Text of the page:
As it turned out, the bragging absentees were replaced with new Twitter folk I met for the first time in various states of coherence. Some Twitter folk I missed either by not recognising them or by never passing them. That’s the oddity of Victoria Baths – it doesn’t feel enormous but it is easy to spend five hours in the venue and never be in the same room as others in attendance. 

I’m sure that my own experience will differ to others and they will have their complaints. I’m not suggesting they are wrong but my personal Indy Man Beer Con 2017 experience featured no annoyances, just enjoyment. The creases are ironed out. It ran – on the visible surface – like clockwork. The Organisation team have continually learnt from previous years to provide the ultimate Beer Festival in terms of choice, size, fluency and facilities. 

My love for IMBC is not related to location. As has been stated about me before, I am more Wasp than Bee. I have no particular loyalty to the city that happens to be geographically closest to me, unlike other writers from certain cities across the country. My attendance is made consistently easier by geography, but I’ve still yet to experience the feeling I get in Victoria Baths. My visit to Peakender ’17 may have had me believing I was tired of more crowded events but IMBC’17 didn’t just prove the event is still very relevant; it reminded me that it’s outstanding.

Thanks once again to anybody that participated in #fishmosaic. Yes, it is a stained glass window, but realising I didn't clock this has just added to my enjoyment of it. It's the small things.  


Popular posts from this blog

Children and Dogs in Pubs and Bars

  I once took my niece to the pub. She was either 1 or 2 years of age. I often looked after her on Saturdays and on one of our weekly walks, for the first time, I stopped by the local pub, mainly because my friend was there with his daughter of similar age. The two kids got on well together and it was a lovely couple of hours; a perfect showcase of adult friends and their children existing in public houses. But my sister was furious. She didn’t rant or rave but her lips were purser than a 90s children’s show teacher. It was here that I learned of the effect that our childhood had had upon her. She recalls many an afternoon being bored in the corner of pubs that our Dad had dragged us to, arms folded in the corner with nothing to do, and she doesn’t want the same for her children. The idea of her first born being taken to pubs infuriates her; fearful that they would be subjected to the same unhappy experiences that she was.  I don’t recall those times in the same way as my s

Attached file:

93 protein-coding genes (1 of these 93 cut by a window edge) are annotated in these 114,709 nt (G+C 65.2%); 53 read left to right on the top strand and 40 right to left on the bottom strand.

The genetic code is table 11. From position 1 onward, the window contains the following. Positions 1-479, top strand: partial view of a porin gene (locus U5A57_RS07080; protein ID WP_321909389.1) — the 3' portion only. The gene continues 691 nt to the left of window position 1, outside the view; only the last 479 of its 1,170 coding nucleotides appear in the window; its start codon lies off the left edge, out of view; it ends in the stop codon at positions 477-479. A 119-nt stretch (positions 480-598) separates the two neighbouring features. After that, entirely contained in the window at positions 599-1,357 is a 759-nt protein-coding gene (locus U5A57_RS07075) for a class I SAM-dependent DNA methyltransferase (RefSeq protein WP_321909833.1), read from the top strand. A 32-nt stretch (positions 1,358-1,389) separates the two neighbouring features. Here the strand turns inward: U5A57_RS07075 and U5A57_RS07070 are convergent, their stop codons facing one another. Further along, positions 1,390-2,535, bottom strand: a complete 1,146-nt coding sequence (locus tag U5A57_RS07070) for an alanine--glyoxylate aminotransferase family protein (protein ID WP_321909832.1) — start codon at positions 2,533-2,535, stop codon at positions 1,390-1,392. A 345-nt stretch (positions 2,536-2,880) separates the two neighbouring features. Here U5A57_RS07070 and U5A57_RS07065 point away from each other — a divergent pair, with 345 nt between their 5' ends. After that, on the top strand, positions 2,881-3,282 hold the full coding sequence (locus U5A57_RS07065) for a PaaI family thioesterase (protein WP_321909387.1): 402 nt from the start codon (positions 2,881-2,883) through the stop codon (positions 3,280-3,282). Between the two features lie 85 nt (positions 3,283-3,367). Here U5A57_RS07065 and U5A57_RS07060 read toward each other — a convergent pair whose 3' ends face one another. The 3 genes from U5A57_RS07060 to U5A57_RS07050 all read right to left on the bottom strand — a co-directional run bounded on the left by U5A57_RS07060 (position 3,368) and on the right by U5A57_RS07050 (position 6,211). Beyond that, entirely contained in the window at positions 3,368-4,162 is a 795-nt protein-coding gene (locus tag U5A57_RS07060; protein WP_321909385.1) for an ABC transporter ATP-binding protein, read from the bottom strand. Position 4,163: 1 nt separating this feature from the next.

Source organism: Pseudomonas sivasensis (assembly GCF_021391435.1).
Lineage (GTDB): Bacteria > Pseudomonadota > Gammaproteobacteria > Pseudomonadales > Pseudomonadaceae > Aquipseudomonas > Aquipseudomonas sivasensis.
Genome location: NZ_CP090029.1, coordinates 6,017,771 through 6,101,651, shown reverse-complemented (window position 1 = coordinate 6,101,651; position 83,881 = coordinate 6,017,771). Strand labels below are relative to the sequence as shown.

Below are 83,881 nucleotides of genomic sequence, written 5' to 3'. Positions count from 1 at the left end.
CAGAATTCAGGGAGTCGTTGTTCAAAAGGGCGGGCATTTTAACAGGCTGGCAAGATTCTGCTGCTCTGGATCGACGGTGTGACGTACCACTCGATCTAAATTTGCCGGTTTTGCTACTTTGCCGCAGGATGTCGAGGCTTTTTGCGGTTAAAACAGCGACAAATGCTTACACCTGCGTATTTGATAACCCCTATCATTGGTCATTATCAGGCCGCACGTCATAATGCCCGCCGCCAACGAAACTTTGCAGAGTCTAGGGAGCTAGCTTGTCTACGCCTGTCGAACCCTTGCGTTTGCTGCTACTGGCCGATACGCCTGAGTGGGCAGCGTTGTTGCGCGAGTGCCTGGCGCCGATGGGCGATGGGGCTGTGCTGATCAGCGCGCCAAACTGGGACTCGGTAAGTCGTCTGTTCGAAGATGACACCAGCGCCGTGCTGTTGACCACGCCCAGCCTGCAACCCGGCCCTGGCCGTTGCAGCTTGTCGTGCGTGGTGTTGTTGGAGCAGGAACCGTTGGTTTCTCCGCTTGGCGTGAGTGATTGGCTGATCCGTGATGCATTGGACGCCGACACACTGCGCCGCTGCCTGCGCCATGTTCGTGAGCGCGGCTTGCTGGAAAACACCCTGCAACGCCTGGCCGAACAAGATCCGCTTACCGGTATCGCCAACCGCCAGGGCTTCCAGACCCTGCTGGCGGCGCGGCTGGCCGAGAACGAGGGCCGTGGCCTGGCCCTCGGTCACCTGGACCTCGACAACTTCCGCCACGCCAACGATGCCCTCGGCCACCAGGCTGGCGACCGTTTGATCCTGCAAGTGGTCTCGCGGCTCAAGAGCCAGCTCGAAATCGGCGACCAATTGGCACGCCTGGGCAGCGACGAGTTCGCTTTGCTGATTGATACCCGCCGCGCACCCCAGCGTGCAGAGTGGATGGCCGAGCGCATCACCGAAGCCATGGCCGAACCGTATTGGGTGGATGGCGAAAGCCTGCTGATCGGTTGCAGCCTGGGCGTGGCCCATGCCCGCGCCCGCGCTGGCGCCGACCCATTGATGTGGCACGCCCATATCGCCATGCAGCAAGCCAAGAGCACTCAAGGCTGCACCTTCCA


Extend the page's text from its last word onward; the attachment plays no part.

My Life in Guinness - Drink What You Like

      I first obtained my booze “bragging rights” drinking 4 cans of the black stuff at a house party in my mid-teens. Teenage masculinity was judged on one’s ability to put away alcohol in the early noughties. It appears trite and toxic now but, as a 15-year-old, to hear my older brother’s friends say “Well played mate, I couldn’t down that stuff” was the kind of social praise we devoured.   It didn’t occur to me then that twenty years on the same drink would be causing an industry existential crisis. I wasn’t pondering the reasoning behind my drink choice 20 years ago. It was fairly simple: I drank Guinness because I liked the taste. I differed from my friends in that sense, who chose crates of Fosters and Bacardi Breezers for house parties as it was the done thing. At least two of those present at those gatherings would go on to use the common phrase “Let’s be honest – nobody really likes the taste of beer” in their adult life and expect universal agreement.   It

The Ten Pubs That Made Me - Part 3: Dr Okell's / My Foley's Tap House and Leeds

A pint in Mr Foley's Tap House from December 2022     This is Part 3 (the fourth post) of an ongoing project. Please see the beginning of Part 0 for details.    Come the end of this journey, there may be a lesson in procrastination that I am unlikely to heed. These posts stem from a list that I made three years ago and a series that I embarked on 18 months ago. We’ve only now reached a 30% completion rate and with this post we are back to fail for the second time.   This odyssey began with a trip to Mr Foley’s Tap House in February 2022 – named Dr Okell’s bar on my first visits in 2005 – only to discover that it was closed. It did reopen by the time that the post was coming out and I managed a brief visit in December 2022. However, my July 1 st 2023 trip to Leeds, on which this post is based, is met with this sign at the door of the bar:      A quick check of social media shows an Instagram post from the day before (June 30 th ) announcing the closure of the